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The Creation of States in International Law$
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James R. Crawford

Print publication date: 2007

Print ISBN-13: 9780199228423

Published to Oxford Scholarship Online: January 2010

DOI: 10.1093/acprof:oso/9780199228423.001.0001

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International Law Conditions for the Creation of States

International Law Conditions for the Creation of States

Chapter:
(p.96) Chapter 3 International Law Conditions for the Creation of States
Source:
The Creation of States in International Law
Author(s):

JAMES CRAWFORD

Publisher:
Oxford University Press
DOI:10.1093/acprof:oso/9780199228423.003.0003

The classical criteria for statehood (the so-called Montevideo criteria) were essentially based on the principle of effectiveness. The proposition that statehood is a question of fact derives strong support from the equation of effectiveness with statehood. It is necessary to distinguish two possible positions: that there cannot a priori be any criteria for statehood independent of effectiveness, and that no such criteria yet exist as a matter of international law. Fundamentally, the argument that international law cannot regulate or control effective territorial entities is an expression of the view that international law cannot regulate power politics at all; that it is in the end non-peremptory. But on its own terms and with whatever results, international law is in a stage of development towards greater coherence and cogency. An important development here has been the acceptance of the notion of peremptory norms of general international law.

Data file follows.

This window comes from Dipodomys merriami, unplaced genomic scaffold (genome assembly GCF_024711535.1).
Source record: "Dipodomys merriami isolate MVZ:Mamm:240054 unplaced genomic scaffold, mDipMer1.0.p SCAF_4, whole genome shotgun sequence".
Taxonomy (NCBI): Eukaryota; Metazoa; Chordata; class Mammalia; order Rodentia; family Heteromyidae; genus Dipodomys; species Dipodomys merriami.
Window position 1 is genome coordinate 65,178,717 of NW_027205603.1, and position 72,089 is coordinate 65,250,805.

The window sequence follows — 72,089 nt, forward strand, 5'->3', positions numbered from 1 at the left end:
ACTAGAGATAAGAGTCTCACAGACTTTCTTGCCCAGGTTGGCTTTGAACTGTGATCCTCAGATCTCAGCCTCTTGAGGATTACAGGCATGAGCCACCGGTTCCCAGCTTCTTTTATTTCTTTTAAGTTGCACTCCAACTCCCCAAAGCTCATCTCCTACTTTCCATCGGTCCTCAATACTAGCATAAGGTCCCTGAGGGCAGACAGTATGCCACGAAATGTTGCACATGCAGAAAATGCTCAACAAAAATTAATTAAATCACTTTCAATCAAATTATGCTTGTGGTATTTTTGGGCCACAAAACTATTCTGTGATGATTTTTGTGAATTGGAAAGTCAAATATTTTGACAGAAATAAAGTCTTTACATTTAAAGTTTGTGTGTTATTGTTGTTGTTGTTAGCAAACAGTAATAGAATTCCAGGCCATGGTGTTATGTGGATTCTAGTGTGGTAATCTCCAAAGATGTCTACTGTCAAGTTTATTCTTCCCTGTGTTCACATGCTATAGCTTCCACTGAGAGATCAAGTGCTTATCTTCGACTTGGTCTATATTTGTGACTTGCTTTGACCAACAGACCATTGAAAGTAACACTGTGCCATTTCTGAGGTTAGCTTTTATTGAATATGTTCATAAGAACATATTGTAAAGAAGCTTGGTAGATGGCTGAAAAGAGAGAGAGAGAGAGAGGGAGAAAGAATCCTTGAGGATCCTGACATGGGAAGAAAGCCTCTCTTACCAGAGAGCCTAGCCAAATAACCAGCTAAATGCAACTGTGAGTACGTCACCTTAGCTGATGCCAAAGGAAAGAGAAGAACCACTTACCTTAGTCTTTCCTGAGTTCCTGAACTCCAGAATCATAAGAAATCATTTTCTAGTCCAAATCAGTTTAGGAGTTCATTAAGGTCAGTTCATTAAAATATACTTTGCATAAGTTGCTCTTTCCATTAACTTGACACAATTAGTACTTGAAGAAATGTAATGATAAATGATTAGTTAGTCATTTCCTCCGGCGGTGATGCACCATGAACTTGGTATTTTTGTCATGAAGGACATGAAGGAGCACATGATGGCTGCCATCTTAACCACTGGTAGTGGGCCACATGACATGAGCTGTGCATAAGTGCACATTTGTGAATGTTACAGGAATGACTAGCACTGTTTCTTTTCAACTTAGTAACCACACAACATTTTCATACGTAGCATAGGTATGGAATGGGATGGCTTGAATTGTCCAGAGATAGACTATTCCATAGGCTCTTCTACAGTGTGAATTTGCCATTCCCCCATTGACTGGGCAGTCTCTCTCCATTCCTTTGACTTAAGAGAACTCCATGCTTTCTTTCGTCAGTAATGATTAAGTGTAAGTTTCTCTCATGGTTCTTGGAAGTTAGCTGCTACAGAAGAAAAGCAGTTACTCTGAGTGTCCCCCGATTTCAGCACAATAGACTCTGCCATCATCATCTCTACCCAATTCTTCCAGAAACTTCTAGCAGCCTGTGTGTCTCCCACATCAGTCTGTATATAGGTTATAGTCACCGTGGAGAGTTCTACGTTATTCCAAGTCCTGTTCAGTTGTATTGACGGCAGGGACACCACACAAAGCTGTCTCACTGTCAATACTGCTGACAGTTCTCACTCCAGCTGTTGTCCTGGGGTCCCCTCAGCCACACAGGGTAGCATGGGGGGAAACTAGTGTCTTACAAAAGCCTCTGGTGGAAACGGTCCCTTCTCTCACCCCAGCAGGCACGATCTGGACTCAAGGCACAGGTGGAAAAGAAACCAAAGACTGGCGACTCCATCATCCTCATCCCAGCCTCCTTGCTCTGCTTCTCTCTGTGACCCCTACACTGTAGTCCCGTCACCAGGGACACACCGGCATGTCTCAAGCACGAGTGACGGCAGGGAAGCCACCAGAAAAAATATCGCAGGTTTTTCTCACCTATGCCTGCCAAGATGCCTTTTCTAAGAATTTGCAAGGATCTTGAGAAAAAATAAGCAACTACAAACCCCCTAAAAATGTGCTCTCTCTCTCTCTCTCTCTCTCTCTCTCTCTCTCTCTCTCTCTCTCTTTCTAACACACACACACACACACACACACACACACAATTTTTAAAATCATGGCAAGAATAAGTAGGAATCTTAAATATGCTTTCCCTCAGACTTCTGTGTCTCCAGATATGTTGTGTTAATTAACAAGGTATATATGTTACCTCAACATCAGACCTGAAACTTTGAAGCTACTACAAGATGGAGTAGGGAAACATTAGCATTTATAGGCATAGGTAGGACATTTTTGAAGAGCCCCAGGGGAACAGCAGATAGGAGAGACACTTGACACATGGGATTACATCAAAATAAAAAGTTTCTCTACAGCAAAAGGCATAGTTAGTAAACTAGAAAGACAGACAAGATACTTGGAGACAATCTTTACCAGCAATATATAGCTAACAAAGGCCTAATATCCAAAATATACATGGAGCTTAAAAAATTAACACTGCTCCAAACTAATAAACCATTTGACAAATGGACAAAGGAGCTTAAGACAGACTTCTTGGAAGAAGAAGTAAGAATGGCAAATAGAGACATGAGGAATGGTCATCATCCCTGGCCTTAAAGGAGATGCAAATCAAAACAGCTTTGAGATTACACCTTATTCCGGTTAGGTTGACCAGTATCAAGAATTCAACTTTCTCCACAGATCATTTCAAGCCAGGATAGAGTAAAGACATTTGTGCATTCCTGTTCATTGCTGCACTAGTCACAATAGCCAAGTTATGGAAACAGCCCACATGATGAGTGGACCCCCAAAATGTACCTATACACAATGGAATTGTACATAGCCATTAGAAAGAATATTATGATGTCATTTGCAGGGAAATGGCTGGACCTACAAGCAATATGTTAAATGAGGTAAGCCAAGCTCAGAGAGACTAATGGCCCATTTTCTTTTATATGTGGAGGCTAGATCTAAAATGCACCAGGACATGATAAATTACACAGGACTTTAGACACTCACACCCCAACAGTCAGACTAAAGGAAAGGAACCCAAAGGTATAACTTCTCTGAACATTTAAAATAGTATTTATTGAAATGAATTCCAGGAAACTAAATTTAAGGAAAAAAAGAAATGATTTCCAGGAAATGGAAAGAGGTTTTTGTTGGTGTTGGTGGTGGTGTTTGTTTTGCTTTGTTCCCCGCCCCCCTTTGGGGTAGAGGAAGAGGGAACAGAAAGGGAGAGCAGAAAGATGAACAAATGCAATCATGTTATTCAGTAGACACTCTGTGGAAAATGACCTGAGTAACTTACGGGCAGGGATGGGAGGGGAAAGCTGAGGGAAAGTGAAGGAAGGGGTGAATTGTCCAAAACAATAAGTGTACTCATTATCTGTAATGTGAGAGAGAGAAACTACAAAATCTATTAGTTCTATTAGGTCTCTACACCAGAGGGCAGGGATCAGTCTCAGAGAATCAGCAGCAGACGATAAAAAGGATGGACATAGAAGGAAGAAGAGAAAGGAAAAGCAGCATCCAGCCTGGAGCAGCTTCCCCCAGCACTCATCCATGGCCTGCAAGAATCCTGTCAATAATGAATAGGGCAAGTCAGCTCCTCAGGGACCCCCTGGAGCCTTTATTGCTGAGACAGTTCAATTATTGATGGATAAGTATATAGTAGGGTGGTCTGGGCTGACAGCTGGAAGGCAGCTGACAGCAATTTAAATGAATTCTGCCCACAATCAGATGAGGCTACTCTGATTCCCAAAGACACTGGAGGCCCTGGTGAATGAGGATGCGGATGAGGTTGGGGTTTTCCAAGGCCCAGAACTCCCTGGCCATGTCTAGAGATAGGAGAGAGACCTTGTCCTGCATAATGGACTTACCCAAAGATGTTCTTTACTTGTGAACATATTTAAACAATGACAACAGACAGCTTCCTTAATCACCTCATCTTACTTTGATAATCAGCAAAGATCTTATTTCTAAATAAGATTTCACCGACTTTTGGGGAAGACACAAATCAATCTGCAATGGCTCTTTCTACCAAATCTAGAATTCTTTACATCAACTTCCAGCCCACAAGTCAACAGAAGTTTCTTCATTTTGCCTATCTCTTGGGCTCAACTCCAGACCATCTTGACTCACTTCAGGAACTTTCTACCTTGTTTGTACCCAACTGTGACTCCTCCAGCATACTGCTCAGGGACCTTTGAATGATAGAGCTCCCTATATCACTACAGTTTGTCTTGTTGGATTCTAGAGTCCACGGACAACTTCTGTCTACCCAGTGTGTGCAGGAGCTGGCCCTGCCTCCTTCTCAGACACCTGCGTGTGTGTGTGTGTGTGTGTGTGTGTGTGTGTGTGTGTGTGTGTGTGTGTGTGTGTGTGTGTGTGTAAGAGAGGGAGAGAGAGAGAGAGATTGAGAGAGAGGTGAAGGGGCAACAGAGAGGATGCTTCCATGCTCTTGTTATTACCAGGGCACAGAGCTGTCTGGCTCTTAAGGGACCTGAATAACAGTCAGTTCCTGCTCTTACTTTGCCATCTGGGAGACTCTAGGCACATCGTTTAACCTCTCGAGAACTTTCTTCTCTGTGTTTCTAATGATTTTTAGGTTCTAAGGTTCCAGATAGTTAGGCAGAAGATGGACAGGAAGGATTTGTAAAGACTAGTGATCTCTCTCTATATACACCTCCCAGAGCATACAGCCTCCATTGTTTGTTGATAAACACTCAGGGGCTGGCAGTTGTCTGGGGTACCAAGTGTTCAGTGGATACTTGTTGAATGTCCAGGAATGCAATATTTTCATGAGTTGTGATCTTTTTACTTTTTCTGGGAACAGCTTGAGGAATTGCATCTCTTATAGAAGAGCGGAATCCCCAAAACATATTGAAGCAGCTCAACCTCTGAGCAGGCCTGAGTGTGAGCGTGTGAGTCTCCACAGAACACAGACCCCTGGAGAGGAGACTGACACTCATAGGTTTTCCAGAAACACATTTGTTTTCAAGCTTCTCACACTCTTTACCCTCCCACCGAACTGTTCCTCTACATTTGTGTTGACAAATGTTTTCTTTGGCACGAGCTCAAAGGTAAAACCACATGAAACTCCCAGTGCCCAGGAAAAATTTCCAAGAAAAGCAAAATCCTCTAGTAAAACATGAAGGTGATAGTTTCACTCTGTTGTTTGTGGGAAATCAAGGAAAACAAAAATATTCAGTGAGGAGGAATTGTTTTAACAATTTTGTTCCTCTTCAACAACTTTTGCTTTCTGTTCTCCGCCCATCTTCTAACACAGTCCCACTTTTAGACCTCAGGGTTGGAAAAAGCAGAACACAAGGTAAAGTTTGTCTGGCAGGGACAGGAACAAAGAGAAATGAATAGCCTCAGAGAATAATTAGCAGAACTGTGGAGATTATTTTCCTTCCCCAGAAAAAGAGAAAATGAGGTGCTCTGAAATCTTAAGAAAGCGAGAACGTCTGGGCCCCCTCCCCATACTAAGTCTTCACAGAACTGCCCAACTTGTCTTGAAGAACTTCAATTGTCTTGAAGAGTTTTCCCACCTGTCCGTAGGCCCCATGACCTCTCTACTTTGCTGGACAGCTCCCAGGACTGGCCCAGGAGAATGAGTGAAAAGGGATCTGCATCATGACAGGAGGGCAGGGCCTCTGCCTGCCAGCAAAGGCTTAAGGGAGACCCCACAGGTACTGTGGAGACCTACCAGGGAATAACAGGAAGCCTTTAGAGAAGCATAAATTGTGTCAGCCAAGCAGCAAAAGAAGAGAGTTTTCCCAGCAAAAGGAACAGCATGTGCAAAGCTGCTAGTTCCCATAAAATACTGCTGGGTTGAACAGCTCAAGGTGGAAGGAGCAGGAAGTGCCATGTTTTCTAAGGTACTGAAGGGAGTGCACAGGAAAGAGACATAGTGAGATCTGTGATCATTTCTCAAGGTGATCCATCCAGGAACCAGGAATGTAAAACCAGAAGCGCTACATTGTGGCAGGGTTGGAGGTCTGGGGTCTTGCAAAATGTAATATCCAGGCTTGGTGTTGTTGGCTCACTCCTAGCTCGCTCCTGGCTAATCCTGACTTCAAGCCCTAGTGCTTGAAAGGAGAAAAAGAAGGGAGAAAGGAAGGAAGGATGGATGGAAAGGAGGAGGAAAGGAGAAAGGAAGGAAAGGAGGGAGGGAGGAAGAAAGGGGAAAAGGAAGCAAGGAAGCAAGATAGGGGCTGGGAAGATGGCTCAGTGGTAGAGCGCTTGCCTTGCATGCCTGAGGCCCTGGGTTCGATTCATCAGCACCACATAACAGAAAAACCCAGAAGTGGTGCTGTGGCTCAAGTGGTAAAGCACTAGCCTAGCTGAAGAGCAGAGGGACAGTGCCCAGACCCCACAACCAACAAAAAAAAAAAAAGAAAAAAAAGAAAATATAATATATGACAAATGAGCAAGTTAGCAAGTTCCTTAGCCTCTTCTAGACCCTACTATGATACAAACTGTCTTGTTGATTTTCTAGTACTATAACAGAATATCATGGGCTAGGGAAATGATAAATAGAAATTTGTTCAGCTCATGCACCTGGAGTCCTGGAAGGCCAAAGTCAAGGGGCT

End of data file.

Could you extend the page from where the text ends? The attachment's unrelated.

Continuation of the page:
Keywords:   statehood, international law, peremptory norms, treaties, effectiveness, territorial entities, power politics

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